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George Walker At Suez
by [?]

Judkins would break his heart in despair rather than not return a blow; whereas the Arab would put up with any indignity of that sort. Nevertheless Judkins is altogether deficient in personal dignity. I often thought, as the hours hung in Egypt, whether it might not be practicable to introduce an oriental costume in Friday Street.

At this moment, as the Arab gentleman entered the cavernous coffee- room, I felt that I was greatly the inferior personage. He was followed by four or five others, dressed somewhat as himself; though by no means in such magnificent colours, and by one gentleman in a coat and trousers. The gentleman in the coat and trousers came last, and I could see that he was one of the least of the number. As for myself, I felt almost overawed by the dignity of the stout party in the turban, and seeing that he came directly across the room to the place where I was seated, I got upon my legs and made him some sign of Christian obeisance.

I am a little man, and not podgy, as is Judkins, and I flatter myself that I showed more deportment, at any rate, than he would have exhibited.

I made, as I have said, some Christian obeisance. I bobbed my head, that is, rubbing my hands together the while, and expressed an opinion that it was a fine day. But if I was civil, as I hope I was, the Arab was much more so. He advanced till he was about six paces from me, then placed his right hand open upon his silken breast,- and inclining forward with his whole body, made to me a bow which Judkins never could accomplish. The turban and the flowing robe might be possible in Friday Street, but of what avail would be the outer garments and mere symbols, if the inner sentiment of personal dignity were wanting? I have often since tried it when alone, but I could never accomplish anything like that bow. The Arab with the flowing robe bowed, and the other Arabs all bowed also; and after that the Christian gentleman with the coat and trousers made a leg. I made a leg also, rubbing my hands again, and added to my former remarks that it was rather hot.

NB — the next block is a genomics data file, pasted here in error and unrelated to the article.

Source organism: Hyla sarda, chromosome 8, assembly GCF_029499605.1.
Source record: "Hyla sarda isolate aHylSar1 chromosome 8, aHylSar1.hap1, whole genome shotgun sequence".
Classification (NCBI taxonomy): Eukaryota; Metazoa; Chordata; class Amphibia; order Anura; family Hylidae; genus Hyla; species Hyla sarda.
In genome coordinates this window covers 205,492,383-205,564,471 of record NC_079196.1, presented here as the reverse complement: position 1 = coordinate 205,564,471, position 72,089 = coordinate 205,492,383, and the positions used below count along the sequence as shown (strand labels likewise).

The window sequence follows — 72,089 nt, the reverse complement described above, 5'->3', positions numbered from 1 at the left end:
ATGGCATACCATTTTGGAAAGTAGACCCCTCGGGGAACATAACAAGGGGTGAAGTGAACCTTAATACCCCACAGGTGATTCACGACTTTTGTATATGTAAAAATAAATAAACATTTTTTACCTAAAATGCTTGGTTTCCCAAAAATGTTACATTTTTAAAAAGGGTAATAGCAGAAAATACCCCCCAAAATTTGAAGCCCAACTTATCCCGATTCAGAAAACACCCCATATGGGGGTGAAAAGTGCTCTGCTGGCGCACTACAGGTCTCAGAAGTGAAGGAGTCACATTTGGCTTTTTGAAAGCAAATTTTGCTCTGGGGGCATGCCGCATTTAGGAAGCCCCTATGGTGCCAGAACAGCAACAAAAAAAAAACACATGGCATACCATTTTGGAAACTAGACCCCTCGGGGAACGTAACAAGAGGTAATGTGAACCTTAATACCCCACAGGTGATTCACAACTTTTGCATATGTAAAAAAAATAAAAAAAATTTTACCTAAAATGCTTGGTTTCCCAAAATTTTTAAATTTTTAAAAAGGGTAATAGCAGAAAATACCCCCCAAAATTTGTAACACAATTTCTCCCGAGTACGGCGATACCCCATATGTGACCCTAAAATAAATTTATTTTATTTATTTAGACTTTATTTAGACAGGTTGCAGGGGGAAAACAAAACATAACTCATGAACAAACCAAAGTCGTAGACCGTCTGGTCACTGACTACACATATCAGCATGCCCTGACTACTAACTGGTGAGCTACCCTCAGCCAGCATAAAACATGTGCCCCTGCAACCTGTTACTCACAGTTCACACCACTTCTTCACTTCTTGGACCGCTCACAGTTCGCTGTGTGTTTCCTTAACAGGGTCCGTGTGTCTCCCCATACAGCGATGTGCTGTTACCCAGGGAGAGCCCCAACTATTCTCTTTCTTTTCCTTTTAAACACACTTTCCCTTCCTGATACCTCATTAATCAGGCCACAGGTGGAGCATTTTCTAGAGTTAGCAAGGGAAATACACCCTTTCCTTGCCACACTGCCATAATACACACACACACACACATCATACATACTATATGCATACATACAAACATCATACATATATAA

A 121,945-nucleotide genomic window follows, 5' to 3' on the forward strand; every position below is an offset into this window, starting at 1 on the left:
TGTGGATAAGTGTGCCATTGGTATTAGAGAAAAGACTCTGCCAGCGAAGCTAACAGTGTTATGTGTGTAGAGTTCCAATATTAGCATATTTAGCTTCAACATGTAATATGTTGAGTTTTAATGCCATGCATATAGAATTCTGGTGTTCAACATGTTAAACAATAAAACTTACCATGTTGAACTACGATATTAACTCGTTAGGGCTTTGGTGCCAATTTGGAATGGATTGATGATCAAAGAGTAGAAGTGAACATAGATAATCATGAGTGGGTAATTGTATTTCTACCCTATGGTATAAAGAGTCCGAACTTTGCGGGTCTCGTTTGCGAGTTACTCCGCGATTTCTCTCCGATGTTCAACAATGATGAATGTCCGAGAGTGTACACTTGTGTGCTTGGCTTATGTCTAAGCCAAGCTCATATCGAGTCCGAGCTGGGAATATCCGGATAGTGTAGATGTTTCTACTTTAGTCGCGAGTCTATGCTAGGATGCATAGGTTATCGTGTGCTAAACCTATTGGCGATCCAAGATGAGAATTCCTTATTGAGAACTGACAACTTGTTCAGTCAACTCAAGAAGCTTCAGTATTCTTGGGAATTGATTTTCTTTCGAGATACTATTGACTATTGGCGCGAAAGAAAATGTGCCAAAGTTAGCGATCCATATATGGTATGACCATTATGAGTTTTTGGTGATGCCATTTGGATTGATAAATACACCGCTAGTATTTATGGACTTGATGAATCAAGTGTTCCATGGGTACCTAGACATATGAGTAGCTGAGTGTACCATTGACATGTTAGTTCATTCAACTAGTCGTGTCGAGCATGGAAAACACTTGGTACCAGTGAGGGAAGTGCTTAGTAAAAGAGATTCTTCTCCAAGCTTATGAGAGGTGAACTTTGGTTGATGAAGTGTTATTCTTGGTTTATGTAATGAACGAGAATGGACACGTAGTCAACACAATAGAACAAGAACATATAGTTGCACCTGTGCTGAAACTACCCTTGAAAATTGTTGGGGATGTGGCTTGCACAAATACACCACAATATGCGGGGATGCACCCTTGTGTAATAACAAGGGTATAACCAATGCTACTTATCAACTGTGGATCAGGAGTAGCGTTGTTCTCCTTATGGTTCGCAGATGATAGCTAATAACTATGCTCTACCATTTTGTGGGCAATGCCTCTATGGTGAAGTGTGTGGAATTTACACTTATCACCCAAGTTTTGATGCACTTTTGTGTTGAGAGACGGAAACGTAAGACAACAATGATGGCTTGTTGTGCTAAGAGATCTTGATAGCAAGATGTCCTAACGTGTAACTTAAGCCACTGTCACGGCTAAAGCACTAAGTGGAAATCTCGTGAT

“Dat berry true,” said the porter in the dirty dressing-gown, who stood by. I could see at a glance that the manner of that porter towards me was greatly altered, and I began to feel comforted in my wretchedness. Perhaps a Christian from Friday Street, with plenty of money in his pockets, would stand in higher esteem at Suez than at Cairo. If so, that alone would go far to atone for the apparent wretchedness of the place. At Cairo I had not received that attention which had certainly been due to me as the second partner in the flourishing Manchester house of Grimes, Walker, and Judkins.

But now, as my friend with the beard again bowed to me, I felt that this deficiency was to be made up. It was clear, however, that this new acquaintance, though I liked the manner of it, would be attended with considerable inconvenience, for the Arab gentleman commenced an address to me in French. It has always been to me a source of sorrow that my parents did not teach me the French language, and this deficiency on my part has given rise to an incredible amount of supercilious overbearing pretension on the part of Judkins–who after all can hardly do more than translate a correspondent’s letter. I do not believe that he could have understood that Arab’s oration, but at any rate I did not. He went on to the end, however, speaking for some three or four minutes, and then again he bowed. If I could only have learned that bow, I might still have been greater than Judkins with all his French.